Jesus’s resurrection would not have been possible and would have been inappreciable (or more so) had He never died. And had He never died, then His life’s purpose would have been unfulfilled. My life’s purpose these days has been learning the balance of when to let things die and when to call forth life. I tend to find myself constantly getting the timing, and calling of each one wrong. Anyone else? The things that I want so badly, I’m unyieldingly holding onto. And things I want to bring forth to life, I have such little faith for. 

The things that I stubbornly keep alive,  I fight, I kick and scream, I exhaust myself to keep going. When I resist or alter this fate, I find that something will replace it’s death only exchanged somewhere else. Someone, something, or some will, dies. One day it starts out little. You get discouraged. Then you get angry. Then you give up hope. And then you become numb. A part of you dies. All because you were unwilling to just let something go. When we can’t let something die that must, something else will replace it’s death. And most of the time, it will be at our own expense. When we loose hope in our lives, our faith dies. When we loose our passion, our purpose dies. When we fight for relationships that are no longer healthy, our standard of relationships dies. We might be able to hold onto a dying thing for a little bit longer then it's life expectancy, but at what cost?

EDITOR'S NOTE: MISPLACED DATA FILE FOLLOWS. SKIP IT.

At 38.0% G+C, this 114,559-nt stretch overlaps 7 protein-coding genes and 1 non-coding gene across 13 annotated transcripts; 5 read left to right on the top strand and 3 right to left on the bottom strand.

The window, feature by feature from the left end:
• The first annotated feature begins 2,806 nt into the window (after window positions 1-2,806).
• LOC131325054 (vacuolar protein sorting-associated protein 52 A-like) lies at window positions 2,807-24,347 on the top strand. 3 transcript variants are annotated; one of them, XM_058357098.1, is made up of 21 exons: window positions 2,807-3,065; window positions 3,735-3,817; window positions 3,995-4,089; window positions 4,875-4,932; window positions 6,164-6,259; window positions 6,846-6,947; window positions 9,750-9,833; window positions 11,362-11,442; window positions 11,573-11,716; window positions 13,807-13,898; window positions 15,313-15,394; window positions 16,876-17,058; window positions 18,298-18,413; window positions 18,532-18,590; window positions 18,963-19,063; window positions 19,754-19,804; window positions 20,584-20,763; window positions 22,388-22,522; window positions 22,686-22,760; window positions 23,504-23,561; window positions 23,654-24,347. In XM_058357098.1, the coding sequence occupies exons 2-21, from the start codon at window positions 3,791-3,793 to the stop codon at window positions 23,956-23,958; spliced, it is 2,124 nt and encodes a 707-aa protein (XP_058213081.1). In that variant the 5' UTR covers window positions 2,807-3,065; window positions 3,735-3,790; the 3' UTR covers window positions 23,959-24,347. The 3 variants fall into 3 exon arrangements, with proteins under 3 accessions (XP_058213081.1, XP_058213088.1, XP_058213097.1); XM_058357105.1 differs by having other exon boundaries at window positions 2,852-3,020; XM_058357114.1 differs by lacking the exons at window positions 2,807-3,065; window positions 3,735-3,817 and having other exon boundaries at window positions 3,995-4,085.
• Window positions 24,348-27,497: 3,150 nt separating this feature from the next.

On the contrary, we must also know when to call forth life and when to have faith for new birth. I too struggle on this end and I find it’s completely connected to my inability to welcome death in my life. My faith for new, hopeful, beautiful things is often overshadowed by the sting of the deaths in my life, and there for I do not care to bring in new life. Because I am unable to let things die, I am also unable to believe for things to live. I am unable to believe goodness and life will ever come because the death of so many other thing so painfully narrated my chapters. Jesus’ resurrection teaches me today that the sweetest, most precious things... the most beautiful, meaningful things in life, always come from a place of something else having to die. And LETTING it die. Things WILL die. They will. But if we don’t LET them, if we don’t make peace with them, they will forever dictate our ability to have faith for new life.